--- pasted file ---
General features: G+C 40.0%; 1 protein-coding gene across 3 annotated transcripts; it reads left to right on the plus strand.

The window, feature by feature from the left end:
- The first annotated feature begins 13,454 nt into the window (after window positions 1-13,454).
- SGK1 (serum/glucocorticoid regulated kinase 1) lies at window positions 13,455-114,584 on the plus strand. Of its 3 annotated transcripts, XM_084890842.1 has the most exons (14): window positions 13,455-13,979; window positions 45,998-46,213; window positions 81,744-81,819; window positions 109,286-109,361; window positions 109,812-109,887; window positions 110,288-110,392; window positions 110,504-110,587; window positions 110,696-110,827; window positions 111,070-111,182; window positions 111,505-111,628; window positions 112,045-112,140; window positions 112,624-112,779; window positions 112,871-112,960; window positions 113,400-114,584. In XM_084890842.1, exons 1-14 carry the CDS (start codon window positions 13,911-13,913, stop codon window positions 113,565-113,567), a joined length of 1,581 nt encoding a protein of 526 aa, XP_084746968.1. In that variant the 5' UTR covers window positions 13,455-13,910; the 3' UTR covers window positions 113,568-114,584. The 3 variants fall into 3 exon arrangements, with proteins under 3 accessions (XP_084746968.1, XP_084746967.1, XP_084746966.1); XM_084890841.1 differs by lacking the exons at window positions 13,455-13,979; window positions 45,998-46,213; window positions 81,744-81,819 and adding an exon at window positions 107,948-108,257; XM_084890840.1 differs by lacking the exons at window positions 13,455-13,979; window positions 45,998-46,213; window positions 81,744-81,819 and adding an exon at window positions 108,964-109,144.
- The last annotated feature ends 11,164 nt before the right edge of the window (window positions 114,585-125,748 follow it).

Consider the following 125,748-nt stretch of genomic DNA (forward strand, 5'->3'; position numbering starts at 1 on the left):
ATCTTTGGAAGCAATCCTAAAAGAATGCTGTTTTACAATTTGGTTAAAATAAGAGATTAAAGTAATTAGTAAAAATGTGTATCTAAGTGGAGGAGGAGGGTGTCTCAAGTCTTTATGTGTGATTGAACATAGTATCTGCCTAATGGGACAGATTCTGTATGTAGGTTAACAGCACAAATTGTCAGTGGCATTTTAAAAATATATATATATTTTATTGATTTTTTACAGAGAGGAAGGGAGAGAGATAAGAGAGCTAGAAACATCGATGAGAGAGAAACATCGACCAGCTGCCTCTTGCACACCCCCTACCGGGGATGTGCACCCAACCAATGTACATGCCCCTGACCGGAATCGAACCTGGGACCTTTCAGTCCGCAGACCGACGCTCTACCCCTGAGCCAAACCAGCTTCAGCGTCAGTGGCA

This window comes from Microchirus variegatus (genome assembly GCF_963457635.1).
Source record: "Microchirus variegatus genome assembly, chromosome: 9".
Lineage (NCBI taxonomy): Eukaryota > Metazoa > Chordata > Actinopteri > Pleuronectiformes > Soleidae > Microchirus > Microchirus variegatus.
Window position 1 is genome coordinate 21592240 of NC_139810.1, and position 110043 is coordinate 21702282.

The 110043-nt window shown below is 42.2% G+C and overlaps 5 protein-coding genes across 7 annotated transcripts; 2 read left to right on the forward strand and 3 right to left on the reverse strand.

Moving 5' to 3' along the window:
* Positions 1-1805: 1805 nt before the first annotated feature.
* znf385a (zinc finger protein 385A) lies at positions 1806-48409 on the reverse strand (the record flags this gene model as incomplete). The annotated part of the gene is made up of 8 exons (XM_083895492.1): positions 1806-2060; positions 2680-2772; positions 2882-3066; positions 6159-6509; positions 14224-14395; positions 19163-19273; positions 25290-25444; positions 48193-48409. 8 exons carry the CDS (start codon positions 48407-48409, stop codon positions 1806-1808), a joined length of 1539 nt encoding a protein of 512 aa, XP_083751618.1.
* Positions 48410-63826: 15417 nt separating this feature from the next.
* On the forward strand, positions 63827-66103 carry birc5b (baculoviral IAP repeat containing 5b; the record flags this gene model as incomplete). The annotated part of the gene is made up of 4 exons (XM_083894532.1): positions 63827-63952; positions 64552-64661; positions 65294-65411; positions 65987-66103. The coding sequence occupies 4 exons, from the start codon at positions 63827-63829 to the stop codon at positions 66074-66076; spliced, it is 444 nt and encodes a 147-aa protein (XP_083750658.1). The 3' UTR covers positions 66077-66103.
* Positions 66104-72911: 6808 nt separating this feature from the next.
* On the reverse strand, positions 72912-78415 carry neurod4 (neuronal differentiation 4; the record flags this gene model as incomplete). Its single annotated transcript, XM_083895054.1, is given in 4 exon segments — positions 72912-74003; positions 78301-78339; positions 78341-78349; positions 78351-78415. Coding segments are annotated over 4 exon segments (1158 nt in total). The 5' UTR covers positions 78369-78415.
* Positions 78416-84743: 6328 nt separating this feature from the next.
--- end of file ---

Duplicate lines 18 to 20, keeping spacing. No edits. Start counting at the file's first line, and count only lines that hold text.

* Positions 66104-72911: 6808 nt separating this feature from the next.
* On the reverse strand, positions 72912-78415 carry neurod4 (neuronal differentiation 4; the record flags this gene model as incomplete). Its single annotated transcript, XM_083895054.1, is given in 4 exon segments — positions 72912-74003; positions 78301-78339; positions 78341-78349; positions 78351-78415. Coding segments are annotated over 4 exon segments (1158 nt in total). The 5' UTR covers positions 78369-78415.
* Positions 78416-84743: 6328 nt separating this feature from the next.